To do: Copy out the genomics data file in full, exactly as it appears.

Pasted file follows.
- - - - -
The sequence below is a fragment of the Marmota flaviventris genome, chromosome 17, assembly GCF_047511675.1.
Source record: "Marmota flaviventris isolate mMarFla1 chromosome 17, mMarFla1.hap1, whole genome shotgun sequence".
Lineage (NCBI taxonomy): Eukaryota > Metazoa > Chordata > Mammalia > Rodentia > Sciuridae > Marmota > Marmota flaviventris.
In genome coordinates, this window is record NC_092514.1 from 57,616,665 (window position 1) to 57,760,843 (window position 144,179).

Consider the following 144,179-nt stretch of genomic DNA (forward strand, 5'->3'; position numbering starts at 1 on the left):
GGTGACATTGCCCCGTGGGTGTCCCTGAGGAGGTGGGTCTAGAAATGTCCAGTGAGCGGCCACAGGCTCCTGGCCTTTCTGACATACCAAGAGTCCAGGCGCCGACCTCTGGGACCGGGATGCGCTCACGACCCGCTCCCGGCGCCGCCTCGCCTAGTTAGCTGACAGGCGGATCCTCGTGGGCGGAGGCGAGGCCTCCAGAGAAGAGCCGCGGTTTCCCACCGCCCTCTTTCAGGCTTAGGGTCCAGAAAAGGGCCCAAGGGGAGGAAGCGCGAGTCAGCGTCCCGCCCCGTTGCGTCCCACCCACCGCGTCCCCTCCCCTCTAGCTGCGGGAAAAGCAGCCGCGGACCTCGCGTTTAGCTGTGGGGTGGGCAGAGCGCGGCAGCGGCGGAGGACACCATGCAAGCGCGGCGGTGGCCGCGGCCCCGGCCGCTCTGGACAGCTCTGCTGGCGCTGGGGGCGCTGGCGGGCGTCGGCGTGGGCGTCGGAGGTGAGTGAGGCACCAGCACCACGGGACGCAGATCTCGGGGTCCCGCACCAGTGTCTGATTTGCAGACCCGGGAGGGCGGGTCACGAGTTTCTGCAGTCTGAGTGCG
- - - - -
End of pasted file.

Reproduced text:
The sequence below is a fragment of the Marmota flaviventris genome, chromosome 17, assembly GCF_047511675.1.
Source record: "Marmota flaviventris isolate mMarFla1 chromosome 17, mMarFla1.hap1, whole genome shotgun sequence".
Lineage (NCBI taxonomy): Eukaryota > Metazoa > Chordata > Mammalia > Rodentia > Sciuridae > Marmota > Marmota flaviventris.
In genome coordinates, this window is record NC_092514.1 from 57,616,665 (window position 1) to 57,760,843 (window position 144,179).

Consider the following 144,179-nt stretch of genomic DNA (forward strand, 5'->3'; position numbering starts at 1 on the left):
GGTGACATTGCCCCGTGGGTGTCCCTGAGGAGGTGGGTCTAGAAATGTCCAGTGAGCGGCCACAGGCTCCTGGCCTTTCTGACATACCAAGAGTCCAGGCGCCGACCTCTGGGACCGGGATGCGCTCACGACCCGCTCCCGGCGCCGCCTCGCCTAGTTAGCTGACAGGCGGATCCTCGTGGGCGGAGGCGAGGCCTCCAGAGAAGAGCCGCGGTTTCCCACCGCCCTCTTTCAGGCTTAGGGTCCAGAAAAGGGCCCAAGGGGAGGAAGCGCGAGTCAGCGTCCCGCCCCGTTGCGTCCCACCCACCGCGTCCCCTCCCCTCTAGCTGCGGGAAAAGCAGCCGCGGACCTCGCGTTTAGCTGTGGGGTGGGCAGAGCGCGGCAGCGGCGGAGGACACCATGCAAGCGCGGCGGTGGCCGCGGCCCCGGCCGCTCTGGACAGCTCTGCTGGCGCTGGGGGCGCTGGCGGGCGTCGGCGTGGGCGTCGGAGGTGAGTGAGGCACCAGCACCACGGGACGCAGATCTCGGGGTCCCGCACCAGTGTCTGATTTGCAGACCCGGGAGGGCGGGTCACGAGTTTCTGCAGTCTGAGTGCG